Cab driver launches fleet of rentable Subarus for mountain-bound tourists

subaru car

Jason Buijs just launched a car rental site just for Subarus. (Jason Buijs)

It’s not an authentic Colorado experience for the out-of-town tourist unless you’re road-tripping in a Subaru.

At least, that’s according to full-time Uber and Lyft driver Jason Buijs, who launched a business renting out a small fleet of the compact, all-wheel-drive cars.

“Subies are the best all-around car for Colorado,” Buijs said. “Subarus have a high clearance (for snow) … but you don’t really need something like a giant Tahoe or a big truck.”

The 28-year-old moved to Colorado six years ago and became familiar with the popularity of Subarus as a car rental manager for Hertz. He now has a fleet of three Subarus after purchasing two this summer.

Buijs launched his Subaru rental website three weeks ago. By spring, he plans to have up to 10 Subarus available for adventure-seeking Colorado visitors.

“I knew Subarus were a big hit in Colorado,” Buijs said. “I thought it was a good brand to connect with.”

Jason Buijs

Jason Buijs

The company uses car rental sharing web service Turo, an Airbnb-like platform for car rentals. Turo provides car insurance, advertising and reviews, Buijs said. Customers can pay and reserve a car on Turo and choose a pick-up location, where they will find the key in a lockbox on the window.

Buijs said most customers pick the car up from the airport. He rarely shuttles the cars anywhere except for oil changes. Mileage from each renter is unpredictable, he said, but most customers take the Subarus into the mountains for hiking, skiing, camping and other outdoor activities.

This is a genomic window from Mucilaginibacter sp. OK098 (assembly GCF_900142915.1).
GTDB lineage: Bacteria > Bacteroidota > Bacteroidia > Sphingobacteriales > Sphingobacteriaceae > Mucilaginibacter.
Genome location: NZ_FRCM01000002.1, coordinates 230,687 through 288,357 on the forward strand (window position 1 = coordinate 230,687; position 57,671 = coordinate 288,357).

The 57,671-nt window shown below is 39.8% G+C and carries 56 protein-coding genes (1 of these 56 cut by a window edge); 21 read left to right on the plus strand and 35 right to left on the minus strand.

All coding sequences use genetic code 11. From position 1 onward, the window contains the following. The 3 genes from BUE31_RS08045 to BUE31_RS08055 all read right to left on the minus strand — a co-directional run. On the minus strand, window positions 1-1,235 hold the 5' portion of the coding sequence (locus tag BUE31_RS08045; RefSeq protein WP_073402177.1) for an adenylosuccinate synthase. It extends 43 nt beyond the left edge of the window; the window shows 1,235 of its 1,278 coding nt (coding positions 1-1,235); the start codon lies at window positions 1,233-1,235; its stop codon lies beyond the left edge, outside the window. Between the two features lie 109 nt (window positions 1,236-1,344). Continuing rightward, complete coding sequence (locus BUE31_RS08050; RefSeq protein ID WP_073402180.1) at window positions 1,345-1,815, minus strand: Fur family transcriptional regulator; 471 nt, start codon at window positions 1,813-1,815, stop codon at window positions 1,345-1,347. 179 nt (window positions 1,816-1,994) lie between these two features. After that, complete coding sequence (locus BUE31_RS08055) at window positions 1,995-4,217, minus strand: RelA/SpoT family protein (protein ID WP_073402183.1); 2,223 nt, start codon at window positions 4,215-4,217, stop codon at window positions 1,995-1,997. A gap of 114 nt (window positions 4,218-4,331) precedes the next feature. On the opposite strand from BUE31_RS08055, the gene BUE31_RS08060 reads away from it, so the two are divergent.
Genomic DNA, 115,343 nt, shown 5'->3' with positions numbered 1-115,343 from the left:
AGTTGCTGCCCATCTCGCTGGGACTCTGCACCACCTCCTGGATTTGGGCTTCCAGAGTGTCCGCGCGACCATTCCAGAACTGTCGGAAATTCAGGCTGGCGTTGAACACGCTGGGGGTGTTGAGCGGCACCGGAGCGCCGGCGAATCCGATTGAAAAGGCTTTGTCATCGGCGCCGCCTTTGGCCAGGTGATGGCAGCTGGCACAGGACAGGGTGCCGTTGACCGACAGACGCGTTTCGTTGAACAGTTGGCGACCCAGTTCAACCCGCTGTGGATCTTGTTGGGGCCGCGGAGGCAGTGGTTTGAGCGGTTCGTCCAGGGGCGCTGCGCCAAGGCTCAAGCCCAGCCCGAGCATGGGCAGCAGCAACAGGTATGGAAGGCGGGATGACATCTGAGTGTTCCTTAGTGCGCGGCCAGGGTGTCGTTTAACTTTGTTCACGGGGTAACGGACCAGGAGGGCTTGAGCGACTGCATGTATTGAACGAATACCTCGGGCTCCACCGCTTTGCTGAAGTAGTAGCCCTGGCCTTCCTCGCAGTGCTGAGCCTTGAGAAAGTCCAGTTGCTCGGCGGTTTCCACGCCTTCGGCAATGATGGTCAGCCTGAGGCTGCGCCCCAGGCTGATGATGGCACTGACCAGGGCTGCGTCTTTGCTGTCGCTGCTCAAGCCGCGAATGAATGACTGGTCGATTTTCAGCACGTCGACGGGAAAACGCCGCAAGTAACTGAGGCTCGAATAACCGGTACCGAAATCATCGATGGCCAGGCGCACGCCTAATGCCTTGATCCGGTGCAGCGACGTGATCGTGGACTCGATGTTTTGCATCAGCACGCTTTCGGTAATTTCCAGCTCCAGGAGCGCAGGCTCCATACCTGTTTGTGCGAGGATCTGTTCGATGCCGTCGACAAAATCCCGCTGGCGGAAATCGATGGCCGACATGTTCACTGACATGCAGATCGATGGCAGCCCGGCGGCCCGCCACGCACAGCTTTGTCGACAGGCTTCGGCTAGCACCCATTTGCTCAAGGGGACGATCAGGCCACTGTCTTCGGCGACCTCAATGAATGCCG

Buijs said the hardest part of the business is handling logistics of clients’ travel schedules, and he’s glad to use a service that handles insurance for him. According to its website, Turo charges car owners between 15 and 35 percent of their trip earnings, depending on their insurance plan.

Buijs, who studied international relations at Old Dominion University, moved from Virginia six years ago. He started renting out one Subaru two years ago, and since then, 170 customers have reserved his cars for Colorado trips.

Buijs may rent out Subarus, but for his own livelihood of driving Lyft and Uber, his choice is a Honda. He said all his Subaru rental revenue goes back into the business. He’s recently poured $22,000 into purchasing two used Subarus in July and August.

His vehicles – two 2007 Subaru Outbacks and one 2006 Subaru Outback – cost $35 and $40 per day to rent, respectively. That’s less than half as much as a four-wheel-drive SUV from Hertz.

In November, all his Subarus will come with ski racks at no additional cost, he said.

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John Adkison

Hope he studies Turo’s “insurance” closely. If any of those get into an accident that is not considered totalled, he’s likely to lose money when the vehicles suddenly lose thousands of market value. Turo (was RelayRides when I rented out my vehicles with them) may not cover for the diminished market value; they may only pay for repairs and leave you with a car that is worth thousands of dollars less because when you attempt to trade it in or sell it, it will turn up on Carfax reports that it was in an accident.